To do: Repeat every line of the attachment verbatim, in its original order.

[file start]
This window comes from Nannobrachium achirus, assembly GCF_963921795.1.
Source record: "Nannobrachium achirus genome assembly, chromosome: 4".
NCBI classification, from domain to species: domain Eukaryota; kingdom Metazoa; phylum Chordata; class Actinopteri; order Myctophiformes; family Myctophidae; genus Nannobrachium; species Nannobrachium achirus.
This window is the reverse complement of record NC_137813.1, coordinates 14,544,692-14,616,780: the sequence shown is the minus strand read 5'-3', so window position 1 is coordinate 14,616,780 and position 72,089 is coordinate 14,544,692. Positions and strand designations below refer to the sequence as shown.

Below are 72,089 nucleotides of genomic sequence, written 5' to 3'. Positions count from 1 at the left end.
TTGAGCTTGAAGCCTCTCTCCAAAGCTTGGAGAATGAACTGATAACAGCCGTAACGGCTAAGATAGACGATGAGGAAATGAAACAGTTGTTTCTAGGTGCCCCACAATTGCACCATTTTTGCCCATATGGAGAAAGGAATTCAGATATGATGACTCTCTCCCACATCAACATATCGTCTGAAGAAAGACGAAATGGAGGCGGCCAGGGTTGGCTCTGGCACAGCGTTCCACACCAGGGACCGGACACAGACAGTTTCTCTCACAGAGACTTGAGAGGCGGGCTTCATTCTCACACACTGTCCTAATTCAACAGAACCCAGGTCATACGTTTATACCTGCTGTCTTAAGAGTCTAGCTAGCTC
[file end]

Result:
This window comes from Nannobrachium achirus, assembly GCF_963921795.1.
Source record: "Nannobrachium achirus genome assembly, chromosome: 4".
NCBI classification, from domain to species: domain Eukaryota; kingdom Metazoa; phylum Chordata; class Actinopteri; order Myctophiformes; family Myctophidae; genus Nannobrachium; species Nannobrachium achirus.
This window is the reverse complement of record NC_137813.1, coordinates 14,544,692-14,616,780: the sequence shown is the minus strand read 5'-3', so window position 1 is coordinate 14,616,780 and position 72,089 is coordinate 14,544,692. Positions and strand designations below refer to the sequence as shown.

Below are 72,089 nucleotides of genomic sequence, written 5' to 3'. Positions count from 1 at the left end.
TTGAGCTTGAAGCCTCTCTCCAAAGCTTGGAGAATGAACTGATAACAGCCGTAACGGCTAAGATAGACGATGAGGAAATGAAACAGTTGTTTCTAGGTGCCCCACAATTGCACCATTTTTGCCCATATGGAGAAAGGAATTCAGATATGATGACTCTCTCCCACATCAACATATCGTCTGAAGAAAGACGAAATGGAGGCGGCCAGGGTTGGCTCTGGCACAGCGTTCCACACCAGGGACCGGACACAGACAGTTTCTCTCACAGAGACTTGAGAGGCGGGCTTCATTCTCACACACTGTCCTAATTCAACAGAACCCAGGTCATACGTTTATACCTGCTGTCTTAAGAGTCTAGCTAGCTC